But remember, any word mentioned in a description lends importance to it and implies that it should be an object in the world that could potentially be interacted with - or at least shouldn’t have its existence denied. That’s why people are routinely cautioned to mind their descriptions for combinatorial explosion. If the author offhandedly mentions wallpaper, the player will want to know what color it is and the parser denying its existence serves to break mimesis. (Yes, the M-word.)

What you want to avoid (at least in advanced implementation) is something like:

You set down the ancient cardboard box and clap your hands together to brush the dust off of them. Good job doing the dirty work of moving that to the attic.

You can’t see any such thing.

If an NPC figuratively tells you “You don’t have the cojones for the job.” - especially if the player doesn’t know what that is - it’s going to prompt them to investigate what they are missing. Is cojones like a special type of screwdriver the other NPC has that I need to go on a quest to obtain?


Cue long convoluted fetch-quest where you climb a tree to get the egg, trade the egg for a crowbar to break the oaken casket to get the silk scarf from the princess’ cadaver. Give the silk scarf to the princess’ lady in waiting who grants you access to the King’s Tool Shed where you find an electric nutcracker which you can finally trade with the aforementioned NPC for his cojones. Use the cojones to screw the lid back onto the can of silliness.


None of you have the cojones to implement that.

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Exactly! That’s the whole point of the fetch-quest. Getting the necessary cojones. Which makes this something of a snake that bites its own tail. No cojones → no implementation of the quest necessary to obtain the cojones.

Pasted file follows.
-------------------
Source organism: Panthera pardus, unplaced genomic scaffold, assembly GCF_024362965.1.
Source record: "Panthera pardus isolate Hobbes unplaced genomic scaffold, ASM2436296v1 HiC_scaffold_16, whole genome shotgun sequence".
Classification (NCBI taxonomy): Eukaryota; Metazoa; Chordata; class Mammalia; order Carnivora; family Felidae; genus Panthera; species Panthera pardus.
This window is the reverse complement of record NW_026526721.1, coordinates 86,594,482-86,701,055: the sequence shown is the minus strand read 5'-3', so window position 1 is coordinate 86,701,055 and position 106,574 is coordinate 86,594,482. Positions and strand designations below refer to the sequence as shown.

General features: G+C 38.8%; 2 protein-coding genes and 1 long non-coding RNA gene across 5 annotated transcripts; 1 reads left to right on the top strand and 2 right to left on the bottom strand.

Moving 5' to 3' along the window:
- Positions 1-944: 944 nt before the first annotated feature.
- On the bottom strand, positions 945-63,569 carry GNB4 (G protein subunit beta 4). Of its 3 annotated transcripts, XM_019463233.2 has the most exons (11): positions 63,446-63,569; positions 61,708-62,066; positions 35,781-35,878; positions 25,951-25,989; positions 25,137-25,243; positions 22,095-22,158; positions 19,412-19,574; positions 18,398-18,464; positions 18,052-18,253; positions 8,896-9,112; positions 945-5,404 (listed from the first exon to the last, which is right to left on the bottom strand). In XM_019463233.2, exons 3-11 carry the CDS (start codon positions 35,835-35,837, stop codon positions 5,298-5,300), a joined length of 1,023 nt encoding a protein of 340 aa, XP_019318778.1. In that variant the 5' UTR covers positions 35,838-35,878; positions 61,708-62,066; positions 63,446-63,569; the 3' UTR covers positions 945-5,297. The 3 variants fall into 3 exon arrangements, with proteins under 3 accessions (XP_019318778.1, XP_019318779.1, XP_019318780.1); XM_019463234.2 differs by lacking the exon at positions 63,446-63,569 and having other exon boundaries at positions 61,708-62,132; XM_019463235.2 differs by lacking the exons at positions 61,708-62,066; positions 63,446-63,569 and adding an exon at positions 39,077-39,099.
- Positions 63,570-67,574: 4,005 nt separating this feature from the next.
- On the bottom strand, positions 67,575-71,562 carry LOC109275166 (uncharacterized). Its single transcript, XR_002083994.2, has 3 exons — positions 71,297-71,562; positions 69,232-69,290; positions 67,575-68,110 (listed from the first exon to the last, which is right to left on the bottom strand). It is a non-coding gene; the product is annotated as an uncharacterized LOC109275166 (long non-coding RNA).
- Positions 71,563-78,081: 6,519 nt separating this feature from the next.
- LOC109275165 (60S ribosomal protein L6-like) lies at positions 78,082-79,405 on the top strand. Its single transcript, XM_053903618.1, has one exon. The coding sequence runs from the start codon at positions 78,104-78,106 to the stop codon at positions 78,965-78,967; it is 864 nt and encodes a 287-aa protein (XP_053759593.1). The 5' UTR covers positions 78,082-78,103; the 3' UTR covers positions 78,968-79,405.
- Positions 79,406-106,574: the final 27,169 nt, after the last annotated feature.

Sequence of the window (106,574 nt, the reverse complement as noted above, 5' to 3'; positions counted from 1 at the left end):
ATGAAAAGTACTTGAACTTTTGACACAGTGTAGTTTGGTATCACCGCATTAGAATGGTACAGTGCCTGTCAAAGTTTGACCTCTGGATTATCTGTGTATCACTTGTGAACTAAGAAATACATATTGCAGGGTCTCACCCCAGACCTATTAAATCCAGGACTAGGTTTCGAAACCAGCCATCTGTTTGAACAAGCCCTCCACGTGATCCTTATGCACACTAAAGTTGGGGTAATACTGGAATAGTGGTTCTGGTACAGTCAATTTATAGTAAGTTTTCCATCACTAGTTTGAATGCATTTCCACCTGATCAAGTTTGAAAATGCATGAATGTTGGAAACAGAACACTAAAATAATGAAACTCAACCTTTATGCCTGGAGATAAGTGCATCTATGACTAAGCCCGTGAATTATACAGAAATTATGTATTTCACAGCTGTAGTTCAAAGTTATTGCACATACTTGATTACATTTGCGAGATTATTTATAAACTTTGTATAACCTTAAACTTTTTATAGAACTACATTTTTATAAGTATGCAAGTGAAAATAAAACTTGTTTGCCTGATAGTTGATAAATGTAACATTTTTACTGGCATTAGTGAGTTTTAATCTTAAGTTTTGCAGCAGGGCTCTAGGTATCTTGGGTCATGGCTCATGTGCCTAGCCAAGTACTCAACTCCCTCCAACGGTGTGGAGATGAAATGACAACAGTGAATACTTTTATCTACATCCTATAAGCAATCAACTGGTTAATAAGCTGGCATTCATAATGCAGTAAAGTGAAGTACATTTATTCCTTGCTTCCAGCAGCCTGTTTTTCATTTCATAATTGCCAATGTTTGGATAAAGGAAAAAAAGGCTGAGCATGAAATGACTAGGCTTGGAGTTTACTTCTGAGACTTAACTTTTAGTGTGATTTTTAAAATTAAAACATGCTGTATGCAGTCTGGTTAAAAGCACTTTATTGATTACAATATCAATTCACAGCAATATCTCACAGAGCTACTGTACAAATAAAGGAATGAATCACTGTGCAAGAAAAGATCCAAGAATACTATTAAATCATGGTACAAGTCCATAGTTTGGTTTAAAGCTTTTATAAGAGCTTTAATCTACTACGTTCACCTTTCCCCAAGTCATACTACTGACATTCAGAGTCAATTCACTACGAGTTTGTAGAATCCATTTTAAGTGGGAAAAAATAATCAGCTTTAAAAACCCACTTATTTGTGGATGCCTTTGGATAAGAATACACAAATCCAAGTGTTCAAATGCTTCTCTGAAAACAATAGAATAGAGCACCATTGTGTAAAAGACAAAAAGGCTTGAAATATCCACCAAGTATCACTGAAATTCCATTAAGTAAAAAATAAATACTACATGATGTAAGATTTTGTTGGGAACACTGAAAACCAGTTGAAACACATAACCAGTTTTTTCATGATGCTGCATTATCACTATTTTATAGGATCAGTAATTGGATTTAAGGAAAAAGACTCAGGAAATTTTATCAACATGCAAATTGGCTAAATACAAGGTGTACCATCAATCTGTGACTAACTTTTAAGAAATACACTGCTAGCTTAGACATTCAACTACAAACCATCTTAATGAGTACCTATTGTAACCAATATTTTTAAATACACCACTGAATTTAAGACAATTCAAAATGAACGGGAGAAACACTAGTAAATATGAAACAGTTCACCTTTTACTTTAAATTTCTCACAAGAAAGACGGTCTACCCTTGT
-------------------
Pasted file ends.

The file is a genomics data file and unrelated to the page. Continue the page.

It’s the Curse of the Empty Nutsack!

(That’s it! That’s my seed for next year’s SeedComp: Jack Squirrel and the Curse of the Empty Nutsack.)


Meanwhile, the few body parts in my game mostly serve to describe the player character, with variations from wearing street clothes or a show costume, and to be counted which was purely for my own education.

Is any of that any use besides making x self give a shorter reply while still having a fully defined look for the player character? Not right now, but surely there can be.

No cojones though. But after all this I might put it in just because you would expect it.

Is cojones like a special type of screwdriver the other NPC has that I need to go on a quest to obtain?


You’ve just reminded me of one of my favorite old-time cartoons. In Egg Collector, Sniffles the Mouse is reading a book about owls; it mentions that owls eat rodents, but Sniffles has no idea what that word means! He thinks “rodents” are a kind of flower! (Hmmm. Maybe they are “rodent-endrons”…???) :open_mouth:


That’s not cojones, that’s a ouroboros. I thought we were talking about that thing that hangs down from the roof of your mouth.

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as miltary historian, my take on this nonsense is that should be interesting an IF set in Bastogne, December 1944, with Gen. McAuliffe as PC or major NPC…

Best regards from Italy,
dott. Piergiorgio.

What did you just have me read, with my own two eyes…?